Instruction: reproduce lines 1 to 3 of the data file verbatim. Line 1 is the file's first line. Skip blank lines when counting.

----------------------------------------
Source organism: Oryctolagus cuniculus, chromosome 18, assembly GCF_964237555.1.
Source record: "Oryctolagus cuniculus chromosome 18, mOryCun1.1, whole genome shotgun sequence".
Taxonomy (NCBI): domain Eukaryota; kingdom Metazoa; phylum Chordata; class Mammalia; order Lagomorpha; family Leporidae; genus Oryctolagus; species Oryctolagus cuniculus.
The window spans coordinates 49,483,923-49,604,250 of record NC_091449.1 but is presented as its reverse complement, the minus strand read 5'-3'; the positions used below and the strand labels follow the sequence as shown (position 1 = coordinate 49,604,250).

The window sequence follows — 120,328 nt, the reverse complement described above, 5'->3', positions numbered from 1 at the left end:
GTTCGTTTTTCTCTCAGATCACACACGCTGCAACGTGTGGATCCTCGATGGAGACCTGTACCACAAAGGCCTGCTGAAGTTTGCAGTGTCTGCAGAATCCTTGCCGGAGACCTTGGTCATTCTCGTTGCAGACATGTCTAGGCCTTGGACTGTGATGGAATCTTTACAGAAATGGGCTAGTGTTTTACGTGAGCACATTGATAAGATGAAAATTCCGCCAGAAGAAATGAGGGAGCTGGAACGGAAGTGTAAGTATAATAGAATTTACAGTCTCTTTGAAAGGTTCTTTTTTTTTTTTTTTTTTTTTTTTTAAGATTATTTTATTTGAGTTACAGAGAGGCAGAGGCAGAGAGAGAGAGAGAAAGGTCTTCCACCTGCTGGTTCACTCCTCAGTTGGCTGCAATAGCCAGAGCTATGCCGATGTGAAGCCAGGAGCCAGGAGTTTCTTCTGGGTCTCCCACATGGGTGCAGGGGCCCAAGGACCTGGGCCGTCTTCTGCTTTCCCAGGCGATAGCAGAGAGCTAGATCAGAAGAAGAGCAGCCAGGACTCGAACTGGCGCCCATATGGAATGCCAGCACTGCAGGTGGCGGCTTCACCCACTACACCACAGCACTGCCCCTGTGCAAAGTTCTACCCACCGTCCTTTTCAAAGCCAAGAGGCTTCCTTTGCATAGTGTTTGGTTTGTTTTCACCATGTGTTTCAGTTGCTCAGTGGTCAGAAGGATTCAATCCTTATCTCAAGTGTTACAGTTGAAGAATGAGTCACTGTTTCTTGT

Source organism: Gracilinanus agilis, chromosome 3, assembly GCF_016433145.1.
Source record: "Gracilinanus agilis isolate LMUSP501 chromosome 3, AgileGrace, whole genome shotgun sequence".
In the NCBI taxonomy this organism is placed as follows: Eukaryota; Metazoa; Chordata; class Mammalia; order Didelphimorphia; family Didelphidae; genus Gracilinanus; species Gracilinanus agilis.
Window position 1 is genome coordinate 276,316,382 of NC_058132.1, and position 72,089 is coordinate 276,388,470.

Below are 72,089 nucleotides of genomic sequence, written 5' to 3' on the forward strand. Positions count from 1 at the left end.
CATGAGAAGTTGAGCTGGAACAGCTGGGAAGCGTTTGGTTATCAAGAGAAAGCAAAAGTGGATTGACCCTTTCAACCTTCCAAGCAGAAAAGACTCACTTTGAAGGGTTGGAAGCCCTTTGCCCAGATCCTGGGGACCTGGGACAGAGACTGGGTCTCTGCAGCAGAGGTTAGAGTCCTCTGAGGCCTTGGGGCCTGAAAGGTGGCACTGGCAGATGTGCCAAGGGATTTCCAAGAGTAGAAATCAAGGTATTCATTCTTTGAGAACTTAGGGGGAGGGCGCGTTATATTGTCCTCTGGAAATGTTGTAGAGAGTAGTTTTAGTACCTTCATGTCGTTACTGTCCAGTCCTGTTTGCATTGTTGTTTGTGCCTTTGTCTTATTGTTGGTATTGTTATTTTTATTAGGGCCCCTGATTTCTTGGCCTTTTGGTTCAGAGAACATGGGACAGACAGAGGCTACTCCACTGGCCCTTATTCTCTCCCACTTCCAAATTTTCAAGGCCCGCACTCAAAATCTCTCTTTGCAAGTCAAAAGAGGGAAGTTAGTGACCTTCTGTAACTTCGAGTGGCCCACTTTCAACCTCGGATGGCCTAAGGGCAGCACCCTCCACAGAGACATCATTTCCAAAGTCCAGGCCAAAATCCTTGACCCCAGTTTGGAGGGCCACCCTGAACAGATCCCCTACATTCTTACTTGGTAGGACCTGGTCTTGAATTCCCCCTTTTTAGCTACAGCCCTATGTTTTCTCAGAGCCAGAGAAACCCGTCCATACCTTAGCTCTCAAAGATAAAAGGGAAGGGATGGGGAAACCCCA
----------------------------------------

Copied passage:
Source organism: Oryctolagus cuniculus, chromosome 18, assembly GCF_964237555.1.
Source record: "Oryctolagus cuniculus chromosome 18, mOryCun1.1, whole genome shotgun sequence".
Taxonomy (NCBI): domain Eukaryota; kingdom Metazoa; phylum Chordata; class Mammalia; order Lagomorpha; family Leporidae; genus Oryctolagus; species Oryctolagus cuniculus.